Roy Blatchford revives his proposals from 1993 and calls for action from the Office for Students.
Just fifteen months ago, at the start of last academic year, I urged the Higher Education sector to put its house in order before others intervened. I wrote as follows in this column.
I recall working with Lord Dearing on his landmark 1997 report ‘Higher Education in a Learning Society’. Such was the esteem in which he personally was held that the introduction of the annual £1,000 fee went through almost on the political nod. And raising it to £3,000 a few years later seemed a matter of pragmatism if targets to open up Higher Education to a much wider group of eighteen year-olds were to be achieved.
Twenty short years on from Dearing, what has gone wrong, to the point where opprobrium from all quarters is being poured upon the university sector?
First, the major hike in undergraduate fees to £9,000 per annum has rightly drawn a sharp focus on value for money. Whilst those studying sciences enjoy acceptable contact hours with tutors and in laboratories, many arts and humanities students have documented that they meet a tutor all too infrequently and sit in overcrowded lectures.
Second, the value-for-money focus has also shone a light on some highly variable teaching. By any measure, teaching quality in schools has been transformed over the past decade. Students moving from accomplished A level teaching into university seminars of mixed quality have not been slow to make comparisons.
Third, the pastoral care systems of a number of top universities have been shown to be wanting, with respect to both home and international students. In particular, clumsy press handling of a few high profile suicides has drawn stinging criticism from student unions.
Fourth, the new Teaching Excellence Framework, whilst flawed, has been treated in a cavalier spirit by certain universities resting on historic reputations. Their irritated response to being awarded a bronzerather than the presumed goldhas served only to reinforce students’ views that complacency characterises too many universities.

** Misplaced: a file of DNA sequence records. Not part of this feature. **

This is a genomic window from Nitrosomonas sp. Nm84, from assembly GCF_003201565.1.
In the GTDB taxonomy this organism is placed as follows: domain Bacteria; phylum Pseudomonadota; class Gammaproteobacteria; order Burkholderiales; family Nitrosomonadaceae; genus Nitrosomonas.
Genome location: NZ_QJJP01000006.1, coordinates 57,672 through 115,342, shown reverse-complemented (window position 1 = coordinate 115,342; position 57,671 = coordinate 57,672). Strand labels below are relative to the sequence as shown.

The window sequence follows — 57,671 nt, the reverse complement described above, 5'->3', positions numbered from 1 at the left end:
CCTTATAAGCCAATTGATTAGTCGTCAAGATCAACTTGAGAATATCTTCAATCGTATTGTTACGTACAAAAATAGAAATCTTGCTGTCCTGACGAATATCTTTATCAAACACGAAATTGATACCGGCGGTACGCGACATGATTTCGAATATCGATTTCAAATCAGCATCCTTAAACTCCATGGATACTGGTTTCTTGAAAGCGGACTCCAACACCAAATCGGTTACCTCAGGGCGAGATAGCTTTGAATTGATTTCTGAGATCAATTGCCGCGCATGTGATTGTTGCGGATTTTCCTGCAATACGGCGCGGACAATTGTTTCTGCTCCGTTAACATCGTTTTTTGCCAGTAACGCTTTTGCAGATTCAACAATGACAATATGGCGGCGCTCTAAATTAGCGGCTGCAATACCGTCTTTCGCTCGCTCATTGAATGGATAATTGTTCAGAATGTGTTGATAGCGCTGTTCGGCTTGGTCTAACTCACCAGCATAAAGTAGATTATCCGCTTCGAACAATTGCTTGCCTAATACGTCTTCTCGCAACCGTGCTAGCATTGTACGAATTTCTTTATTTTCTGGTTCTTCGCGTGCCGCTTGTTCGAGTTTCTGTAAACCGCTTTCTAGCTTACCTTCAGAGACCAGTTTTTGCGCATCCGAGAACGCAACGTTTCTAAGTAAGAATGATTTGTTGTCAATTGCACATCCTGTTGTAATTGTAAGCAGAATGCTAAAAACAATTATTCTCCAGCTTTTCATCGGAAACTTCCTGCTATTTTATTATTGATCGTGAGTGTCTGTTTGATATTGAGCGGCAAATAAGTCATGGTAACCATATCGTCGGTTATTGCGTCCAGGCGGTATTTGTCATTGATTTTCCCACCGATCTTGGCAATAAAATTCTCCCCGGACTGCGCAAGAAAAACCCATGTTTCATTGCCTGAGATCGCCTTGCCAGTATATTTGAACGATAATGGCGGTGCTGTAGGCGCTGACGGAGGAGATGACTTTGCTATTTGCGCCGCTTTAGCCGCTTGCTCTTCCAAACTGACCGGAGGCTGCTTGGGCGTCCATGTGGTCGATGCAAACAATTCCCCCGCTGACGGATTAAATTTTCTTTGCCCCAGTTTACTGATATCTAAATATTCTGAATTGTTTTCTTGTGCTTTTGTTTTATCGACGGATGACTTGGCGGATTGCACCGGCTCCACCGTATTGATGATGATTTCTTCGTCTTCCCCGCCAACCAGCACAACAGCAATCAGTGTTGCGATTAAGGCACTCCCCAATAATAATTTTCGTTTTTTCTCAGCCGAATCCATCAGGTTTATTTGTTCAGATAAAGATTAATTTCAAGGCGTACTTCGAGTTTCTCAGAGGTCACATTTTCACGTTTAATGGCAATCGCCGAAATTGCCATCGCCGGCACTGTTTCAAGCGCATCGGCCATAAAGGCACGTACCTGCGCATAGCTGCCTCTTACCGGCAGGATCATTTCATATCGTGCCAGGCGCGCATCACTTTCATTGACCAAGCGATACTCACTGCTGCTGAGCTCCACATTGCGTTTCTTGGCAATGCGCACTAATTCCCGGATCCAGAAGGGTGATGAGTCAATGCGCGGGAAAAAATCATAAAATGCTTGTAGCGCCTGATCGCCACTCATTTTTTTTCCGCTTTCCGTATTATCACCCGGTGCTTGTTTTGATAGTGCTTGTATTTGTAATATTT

Fifth, the unacceptable gap between many academic staff’s salaries and those of the senior management has not surprisingly raised uncomfortable questions, including about poor governance.
Sixth, and potentially theissue poised to cause genuine havoc across the UK HE sector, are the intolerable behaviours of the government-owned Student Loan Company and the legislation which has allowed inexorable rises in interest rates on loans.
An unfortunate cocktail has emerged: students (and their parents) to whom I have spoken recently perceive that they are receiving a higher education experience that is mixed in quality, overpriced and led by complacent, overpaid vice-chancellors.
In the pause of August and as the new academic year beckons, there is an urgent need for university and political leaders to turn their gaze towards resolving all of the above. Their time is short.
Sadly, Higher Education leaders have done little over the past year to rectify matters. Inward-looking complacency permeates. Recent reports of university bailouts are another manifestation of the sector’s deep malaise.
And now we have the unthinking behaviour of an increasing number of universities in their widespread unconditional offers to students. Just listen (ASCL podcasts, October 2018) to headteacher Sarah Balaam from North Yorkshire. She speaks candidly about the damaging effect that such uncontrolled market behaviour had last year on the examination performance and motivation of some of her sixth formers.
As a headteacher in 1993 I wrote in the education press about the messiness of UCAS clearing. I proposed then that there should be a radical change in university admissions procedures: namely, students should apply to university with substantive grades, entering university the year after they have taken A levels, bridging the gap months with community service or learning a new language abroad. The flawed process of predicted grades would disappear at a stroke.
I ask now the Office for Students and its distinguished Chair Sir Michael Barber to revive my proposal. And, in the meantime, to introduce a Code of Conduct for universities which prevents this unscrupulous hunt for students.
Urgent action is required to prevent apparently out-of-control elements in Higher Education not only further tarnishing the reputation of the sector, home and abroad, but damaging the very integrity of A levels.
Self-regulation in the sector has used up its last chance. Considered and effective action from the regulator, Sir Michael, is imperative.
Roy Blatchford CBE is the author of ‘The Restless School’ and ‘Success Is A Journey’, available from the John Catt bookshop. He is a former HMI and founder of www.blinks.education
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